Scripting flaw leaves sites vulnerable

A flaw in the common open-source scripting language PHP could allow attackers to crash or compromise a hefty fraction of the nine million servers running the open-source Web software Apache, as well as other Web servers.

A member of the PHP engineering team warned Web developers of the software flaws in an advisory on Wednesday, but security experts believe that while some in the Internet underground have tools to exploit the flaw, few people have the resources.

"It is not really easy to execute," said Johannes Ullrich, chief technology officer for the SANS (System Administration, Networking, and Security) Internet Storm Center, who obtained a program file that illustrates the vulnerability.

A handful of holes appear in different versions of PHP, a scripting language that can be installed on many different Web servers--including Apache, Microsoft's Internet Information Server and iPlanet--allowing them to create Web pages on the fly from a database of information.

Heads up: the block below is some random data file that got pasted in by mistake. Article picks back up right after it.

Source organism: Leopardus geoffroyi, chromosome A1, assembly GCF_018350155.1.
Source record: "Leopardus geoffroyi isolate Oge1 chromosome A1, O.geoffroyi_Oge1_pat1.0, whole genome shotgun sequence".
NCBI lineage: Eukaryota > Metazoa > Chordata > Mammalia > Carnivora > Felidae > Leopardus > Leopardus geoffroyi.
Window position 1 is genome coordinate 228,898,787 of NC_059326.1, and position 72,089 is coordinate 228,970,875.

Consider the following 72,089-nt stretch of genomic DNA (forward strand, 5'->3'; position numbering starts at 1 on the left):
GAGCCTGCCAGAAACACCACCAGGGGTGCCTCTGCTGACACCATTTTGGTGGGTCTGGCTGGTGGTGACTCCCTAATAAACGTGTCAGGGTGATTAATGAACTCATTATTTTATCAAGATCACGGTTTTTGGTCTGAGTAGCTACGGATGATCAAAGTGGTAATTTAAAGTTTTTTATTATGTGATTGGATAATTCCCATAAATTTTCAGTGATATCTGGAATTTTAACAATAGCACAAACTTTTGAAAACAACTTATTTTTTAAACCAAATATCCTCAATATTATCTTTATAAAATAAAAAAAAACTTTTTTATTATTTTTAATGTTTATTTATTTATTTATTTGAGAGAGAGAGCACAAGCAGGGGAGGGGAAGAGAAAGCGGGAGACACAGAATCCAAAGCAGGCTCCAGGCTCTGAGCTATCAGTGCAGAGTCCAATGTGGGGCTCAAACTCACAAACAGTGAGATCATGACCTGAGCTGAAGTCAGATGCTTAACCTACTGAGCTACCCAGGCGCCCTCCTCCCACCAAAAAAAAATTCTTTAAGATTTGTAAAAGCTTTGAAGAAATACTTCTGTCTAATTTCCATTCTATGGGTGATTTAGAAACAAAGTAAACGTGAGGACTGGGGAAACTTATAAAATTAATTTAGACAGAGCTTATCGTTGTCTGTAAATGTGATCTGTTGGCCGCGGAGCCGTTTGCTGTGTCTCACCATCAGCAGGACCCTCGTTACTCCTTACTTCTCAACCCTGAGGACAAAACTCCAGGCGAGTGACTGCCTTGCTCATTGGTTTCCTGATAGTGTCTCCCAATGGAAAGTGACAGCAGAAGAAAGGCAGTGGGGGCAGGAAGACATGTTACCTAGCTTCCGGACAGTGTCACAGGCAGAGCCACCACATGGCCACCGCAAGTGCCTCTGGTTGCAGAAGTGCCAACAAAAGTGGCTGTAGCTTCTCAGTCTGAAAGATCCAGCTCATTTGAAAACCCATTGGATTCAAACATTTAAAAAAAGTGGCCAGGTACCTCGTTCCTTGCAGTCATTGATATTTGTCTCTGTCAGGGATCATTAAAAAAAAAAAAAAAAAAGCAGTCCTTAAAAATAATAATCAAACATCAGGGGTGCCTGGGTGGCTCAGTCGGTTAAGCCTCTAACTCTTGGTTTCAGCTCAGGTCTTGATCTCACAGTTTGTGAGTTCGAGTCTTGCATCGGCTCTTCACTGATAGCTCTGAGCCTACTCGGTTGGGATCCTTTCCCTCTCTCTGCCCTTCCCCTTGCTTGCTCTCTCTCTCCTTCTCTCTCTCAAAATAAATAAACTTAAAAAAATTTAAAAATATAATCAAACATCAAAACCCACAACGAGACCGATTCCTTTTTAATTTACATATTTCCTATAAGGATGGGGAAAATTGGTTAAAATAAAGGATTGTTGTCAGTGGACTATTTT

PHP software originally stood for Personal Homepage, before the script evolved into a much more complex language. It's best known for letting developers create more-easily modified Web sites based entirely on a collection of open-source software known as LAMP, which includes the Linux operating system, the Apache Web server, the MySQL database, and PHP or Python scripting languages. Survey firm Netcraft estimates that nearly nine million Web servers, about 64 percent, use Apache, and because of PHP's popularity, a large fraction of those sites are likely to have the software installed.

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